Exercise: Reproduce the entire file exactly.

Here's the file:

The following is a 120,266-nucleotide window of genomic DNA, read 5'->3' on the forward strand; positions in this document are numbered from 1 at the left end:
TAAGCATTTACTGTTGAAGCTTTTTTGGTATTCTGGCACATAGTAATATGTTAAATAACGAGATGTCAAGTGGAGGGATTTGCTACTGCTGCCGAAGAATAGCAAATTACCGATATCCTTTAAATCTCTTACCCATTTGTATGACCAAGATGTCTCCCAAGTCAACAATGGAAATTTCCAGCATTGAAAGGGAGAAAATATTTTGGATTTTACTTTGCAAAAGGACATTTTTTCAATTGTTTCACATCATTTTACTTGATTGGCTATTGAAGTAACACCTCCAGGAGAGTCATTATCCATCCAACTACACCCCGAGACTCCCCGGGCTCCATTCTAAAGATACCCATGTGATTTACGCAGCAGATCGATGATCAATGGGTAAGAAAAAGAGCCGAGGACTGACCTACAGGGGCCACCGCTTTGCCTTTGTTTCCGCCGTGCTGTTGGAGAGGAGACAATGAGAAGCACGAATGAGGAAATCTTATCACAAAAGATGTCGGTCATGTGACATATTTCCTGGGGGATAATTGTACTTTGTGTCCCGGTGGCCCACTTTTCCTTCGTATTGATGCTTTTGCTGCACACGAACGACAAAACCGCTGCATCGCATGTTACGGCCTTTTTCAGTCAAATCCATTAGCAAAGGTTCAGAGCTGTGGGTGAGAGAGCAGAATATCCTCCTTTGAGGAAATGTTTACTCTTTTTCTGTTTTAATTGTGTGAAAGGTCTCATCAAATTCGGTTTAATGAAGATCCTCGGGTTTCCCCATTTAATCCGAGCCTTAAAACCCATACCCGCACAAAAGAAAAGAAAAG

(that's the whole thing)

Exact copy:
The following is a 120,266-nucleotide window of genomic DNA, read 5'->3' on the forward strand; positions in this document are numbered from 1 at the left end:
TAAGCATTTACTGTTGAAGCTTTTTTGGTATTCTGGCACATAGTAATATGTTAAATAACGAGATGTCAAGTGGAGGGATTTGCTACTGCTGCCGAAGAATAGCAAATTACCGATATCCTTTAAATCTCTTACCCATTTGTATGACCAAGATGTCTCCCAAGTCAACAATGGAAATTTCCAGCATTGAAAGGGAGAAAATATTTTGGATTTTACTTTGCAAAAGGACATTTTTTCAATTGTTTCACATCATTTTACTTGATTGGCTATTGAAGTAACACCTCCAGGAGAGTCATTATCCATCCAACTACACCCCGAGACTCCCCGGGCTCCATTCTAAAGATACCCATGTGATTTACGCAGCAGATCGATGATCAATGGGTAAGAAAAAGAGCCGAGGACTGACCTACAGGGGCCACCGCTTTGCCTTTGTTTCCGCCGTGCTGTTGGAGAGGAGACAATGAGAAGCACGAATGAGGAAATCTTATCACAAAAGATGTCGGTCATGTGACATATTTCCTGGGGGATAATTGTACTTTGTGTCCCGGTGGCCCACTTTTCCTTCGTATTGATGCTTTTGCTGCACACGAACGACAAAACCGCTGCATCGCATGTTACGGCCTTTTTCAGTCAAATCCATTAGCAAAGGTTCAGAGCTGTGGGTGAGAGAGCAGAATATCCTCCTTTGAGGAAATGTTTACTCTTTTTCTGTTTTAATTGTGTGAAAGGTCTCATCAAATTCGGTTTAATGAAGATCCTCGGGTTTCCCCATTTAATCCGAGCCTTAAAACCCATACCCGCACAAAAGAAAAGAAAAG